Angina pectoris is chest pain, tightness, or discomfort. Angina on its own is not a disease but rather a symptom of an underlying medical condition that is constricting the normal flow of blood to the heart. Comorbidities are a major concern in angina patients, as research shows that more than 60% of persons with angina have significant comorbidity including, but not limited to hypertension, diabetes, chronic obstructive pulmonary disorder (COPD), or chronic renal disease.

Figure 1 presents the number of diagnosed prevalent cases of angina pectoris and the number of cases with comorbidity in the seven major markets (7MM: US, France, Germany, Italy, Spain, UK, and Japan).

In 2019, there were nearly 20 million diagnosed prevalent cases of angina pectoris in the 7MM, with more than 60% having one or more comorbidities. Hypertension was the most common comorbidity, which by itself can be a life-threatening disease. Some estimates suggest that in the US alone, hypertension is responsible for nearly 1,300 deaths a day. Angina pectoris may be a symptom of chronic high blood pressure and should be treated as soon as possible.

Angina pectoris can occur in many different forms including stable, unstable, or Prinzmetal angina. Stable angina is a result of the heart working harder during physical activity and usually lasts only a short time, while unstable angina occurs even at rest and usually, the symptoms are more severe and last for a prolonged period. A rare form of angina is Prinzmetal angina, which occurs at rest in short severe bursts. Identifying the form of angina can prove critical to identifying the underlying cause.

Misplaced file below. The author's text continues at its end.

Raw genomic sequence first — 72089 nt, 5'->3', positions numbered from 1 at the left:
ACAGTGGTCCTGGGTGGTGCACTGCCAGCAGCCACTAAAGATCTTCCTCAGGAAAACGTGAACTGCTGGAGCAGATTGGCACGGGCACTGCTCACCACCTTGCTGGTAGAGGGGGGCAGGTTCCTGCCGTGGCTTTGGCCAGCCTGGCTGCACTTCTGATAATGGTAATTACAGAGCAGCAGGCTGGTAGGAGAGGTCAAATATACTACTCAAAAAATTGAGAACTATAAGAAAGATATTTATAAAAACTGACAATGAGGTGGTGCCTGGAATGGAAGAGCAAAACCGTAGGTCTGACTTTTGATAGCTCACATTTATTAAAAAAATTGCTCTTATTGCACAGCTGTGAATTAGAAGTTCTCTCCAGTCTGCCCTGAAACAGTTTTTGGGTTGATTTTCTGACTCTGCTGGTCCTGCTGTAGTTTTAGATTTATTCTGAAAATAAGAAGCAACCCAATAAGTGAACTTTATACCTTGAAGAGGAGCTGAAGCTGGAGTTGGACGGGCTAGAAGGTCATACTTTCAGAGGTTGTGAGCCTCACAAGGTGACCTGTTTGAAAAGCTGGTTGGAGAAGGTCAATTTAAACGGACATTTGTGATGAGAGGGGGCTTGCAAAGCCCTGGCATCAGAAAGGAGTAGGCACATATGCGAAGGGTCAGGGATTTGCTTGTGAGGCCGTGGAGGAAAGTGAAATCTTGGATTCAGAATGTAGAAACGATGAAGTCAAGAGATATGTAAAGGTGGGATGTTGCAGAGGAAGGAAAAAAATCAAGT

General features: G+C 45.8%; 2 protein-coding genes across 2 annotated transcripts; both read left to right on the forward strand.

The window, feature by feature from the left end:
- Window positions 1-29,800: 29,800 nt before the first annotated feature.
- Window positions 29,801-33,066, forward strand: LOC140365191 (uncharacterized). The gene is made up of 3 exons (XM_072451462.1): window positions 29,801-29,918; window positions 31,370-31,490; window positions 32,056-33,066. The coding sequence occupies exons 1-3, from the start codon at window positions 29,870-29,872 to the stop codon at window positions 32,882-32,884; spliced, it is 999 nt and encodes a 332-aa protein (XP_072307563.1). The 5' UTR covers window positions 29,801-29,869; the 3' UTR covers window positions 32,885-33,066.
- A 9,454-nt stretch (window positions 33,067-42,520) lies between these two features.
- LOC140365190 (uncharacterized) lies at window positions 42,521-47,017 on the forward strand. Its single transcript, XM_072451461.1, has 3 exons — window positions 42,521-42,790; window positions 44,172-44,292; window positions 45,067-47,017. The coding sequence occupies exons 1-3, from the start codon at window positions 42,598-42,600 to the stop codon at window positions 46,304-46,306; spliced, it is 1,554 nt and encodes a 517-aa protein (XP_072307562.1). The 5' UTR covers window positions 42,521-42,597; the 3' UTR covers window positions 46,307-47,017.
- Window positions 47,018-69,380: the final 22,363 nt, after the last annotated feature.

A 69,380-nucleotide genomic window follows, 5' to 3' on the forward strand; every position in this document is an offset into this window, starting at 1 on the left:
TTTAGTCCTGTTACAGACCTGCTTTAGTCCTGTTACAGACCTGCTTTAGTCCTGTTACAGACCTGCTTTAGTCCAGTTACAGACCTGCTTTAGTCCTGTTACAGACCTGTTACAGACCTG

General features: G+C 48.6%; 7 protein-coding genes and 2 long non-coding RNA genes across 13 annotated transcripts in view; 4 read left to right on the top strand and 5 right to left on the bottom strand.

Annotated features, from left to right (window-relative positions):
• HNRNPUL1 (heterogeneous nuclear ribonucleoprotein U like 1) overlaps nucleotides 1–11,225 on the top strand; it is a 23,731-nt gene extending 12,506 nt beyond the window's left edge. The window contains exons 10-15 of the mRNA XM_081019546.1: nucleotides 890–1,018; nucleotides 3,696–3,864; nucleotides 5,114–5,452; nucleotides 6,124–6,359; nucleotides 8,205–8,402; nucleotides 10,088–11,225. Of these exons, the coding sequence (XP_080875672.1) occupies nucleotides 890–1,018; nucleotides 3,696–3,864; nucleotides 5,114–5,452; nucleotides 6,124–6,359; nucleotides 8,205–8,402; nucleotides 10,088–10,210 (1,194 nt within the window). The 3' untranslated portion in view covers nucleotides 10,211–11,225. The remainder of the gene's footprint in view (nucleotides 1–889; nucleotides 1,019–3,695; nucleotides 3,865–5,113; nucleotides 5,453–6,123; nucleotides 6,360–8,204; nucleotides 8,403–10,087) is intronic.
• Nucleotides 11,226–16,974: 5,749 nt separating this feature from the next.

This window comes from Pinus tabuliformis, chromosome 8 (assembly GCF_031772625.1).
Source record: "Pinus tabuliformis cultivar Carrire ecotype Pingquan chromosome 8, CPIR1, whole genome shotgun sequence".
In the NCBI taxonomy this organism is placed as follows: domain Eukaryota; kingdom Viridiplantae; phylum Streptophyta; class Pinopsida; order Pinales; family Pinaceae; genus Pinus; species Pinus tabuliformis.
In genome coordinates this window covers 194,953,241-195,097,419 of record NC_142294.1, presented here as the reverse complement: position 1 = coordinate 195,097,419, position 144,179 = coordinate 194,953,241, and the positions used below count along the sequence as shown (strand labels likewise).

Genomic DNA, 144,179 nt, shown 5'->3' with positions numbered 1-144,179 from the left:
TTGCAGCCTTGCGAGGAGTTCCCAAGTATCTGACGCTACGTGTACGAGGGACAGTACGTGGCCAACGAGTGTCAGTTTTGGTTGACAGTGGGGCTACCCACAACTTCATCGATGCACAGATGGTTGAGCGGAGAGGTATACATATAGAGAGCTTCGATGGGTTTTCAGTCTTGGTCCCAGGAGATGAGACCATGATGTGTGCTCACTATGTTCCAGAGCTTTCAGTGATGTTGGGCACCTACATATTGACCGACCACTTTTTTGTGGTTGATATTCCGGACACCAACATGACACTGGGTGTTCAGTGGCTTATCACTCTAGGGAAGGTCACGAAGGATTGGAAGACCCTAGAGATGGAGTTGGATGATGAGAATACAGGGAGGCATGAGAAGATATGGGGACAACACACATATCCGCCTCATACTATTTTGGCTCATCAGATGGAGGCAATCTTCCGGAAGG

Epidemiological studies evaluating the outcomes of angina pectoris have shown that although stable angina generally has a good prognosis, especially compared to the other forms, the underlying disease can significantly increase the risk of preventable death. Comparing angina pectoris in persons with diabetes, hypertension, and/or previous myocardial infarction to controls predicted an increased risk of death in patients with angina pectoris. Furthermore, those with undiagnosed angina pectoris have even poorer outcomes in the long term.

In order to best treat those with angina pectoris and limit the number of preventable deaths, persons with angina should seek medical care to appropriately diagnose the form of angina being experienced and in order to identify the underlying cause of these symptoms. The underlying diseases can often be severe and can become much more difficult to treat if allowed to progress to more advanced stages.

Read more in GlobalData’s latest publication GlobalData (2020). Angina Pectoris: Epidemiology Forecast to 2028, April 2020, GDHCER238-20.